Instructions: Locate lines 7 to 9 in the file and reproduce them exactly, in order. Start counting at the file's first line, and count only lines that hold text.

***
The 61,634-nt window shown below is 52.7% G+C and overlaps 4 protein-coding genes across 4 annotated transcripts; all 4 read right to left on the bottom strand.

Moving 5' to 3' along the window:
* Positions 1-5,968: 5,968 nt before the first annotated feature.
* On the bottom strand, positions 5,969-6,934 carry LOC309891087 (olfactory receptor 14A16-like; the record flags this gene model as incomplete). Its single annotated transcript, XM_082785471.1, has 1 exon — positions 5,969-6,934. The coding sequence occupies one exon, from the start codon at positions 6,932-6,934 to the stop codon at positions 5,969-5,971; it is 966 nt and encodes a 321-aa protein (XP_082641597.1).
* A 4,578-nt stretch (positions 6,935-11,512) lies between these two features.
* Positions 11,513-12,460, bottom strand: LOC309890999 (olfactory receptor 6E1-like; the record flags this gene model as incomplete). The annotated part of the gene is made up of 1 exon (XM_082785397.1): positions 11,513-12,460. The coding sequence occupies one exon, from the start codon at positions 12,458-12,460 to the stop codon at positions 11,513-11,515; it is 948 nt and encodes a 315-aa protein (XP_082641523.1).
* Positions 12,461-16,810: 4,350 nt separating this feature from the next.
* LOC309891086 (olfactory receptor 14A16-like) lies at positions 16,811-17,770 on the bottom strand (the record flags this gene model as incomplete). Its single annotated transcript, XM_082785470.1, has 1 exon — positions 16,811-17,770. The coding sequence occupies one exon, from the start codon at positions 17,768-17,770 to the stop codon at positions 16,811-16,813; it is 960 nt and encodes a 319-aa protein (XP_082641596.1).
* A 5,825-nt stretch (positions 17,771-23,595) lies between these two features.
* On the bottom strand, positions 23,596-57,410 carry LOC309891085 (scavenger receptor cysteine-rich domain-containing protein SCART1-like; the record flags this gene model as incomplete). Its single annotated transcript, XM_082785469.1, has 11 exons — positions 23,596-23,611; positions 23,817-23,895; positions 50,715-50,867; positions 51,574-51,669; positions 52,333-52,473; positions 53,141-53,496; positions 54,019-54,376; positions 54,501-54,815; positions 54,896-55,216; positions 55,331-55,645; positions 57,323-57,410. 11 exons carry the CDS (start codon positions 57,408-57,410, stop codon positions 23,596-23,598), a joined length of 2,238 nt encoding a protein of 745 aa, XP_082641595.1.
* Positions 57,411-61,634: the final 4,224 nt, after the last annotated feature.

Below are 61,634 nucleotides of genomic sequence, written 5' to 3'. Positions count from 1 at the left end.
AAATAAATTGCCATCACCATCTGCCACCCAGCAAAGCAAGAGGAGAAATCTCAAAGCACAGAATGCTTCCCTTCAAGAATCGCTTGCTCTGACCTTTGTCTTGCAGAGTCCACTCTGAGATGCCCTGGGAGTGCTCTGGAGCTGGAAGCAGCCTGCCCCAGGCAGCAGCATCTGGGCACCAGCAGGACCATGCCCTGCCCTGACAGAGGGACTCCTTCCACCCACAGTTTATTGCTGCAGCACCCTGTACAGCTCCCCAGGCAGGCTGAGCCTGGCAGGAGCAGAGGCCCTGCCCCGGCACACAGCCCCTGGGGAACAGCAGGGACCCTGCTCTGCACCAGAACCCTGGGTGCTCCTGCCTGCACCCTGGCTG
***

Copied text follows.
* Positions 12,461-16,810: 4,350 nt separating this feature from the next.
* LOC309891086 (olfactory receptor 14A16-like) lies at positions 16,811-17,770 on the bottom strand (the record flags this gene model as incomplete). Its single annotated transcript, XM_082785470.1, has 1 exon — positions 16,811-17,770. The coding sequence occupies one exon, from the start codon at positions 17,768-17,770 to the stop codon at positions 16,811-16,813; it is 960 nt and encodes a 319-aa protein (XP_082641596.1).
* A 5,825-nt stretch (positions 17,771-23,595) lies between these two features.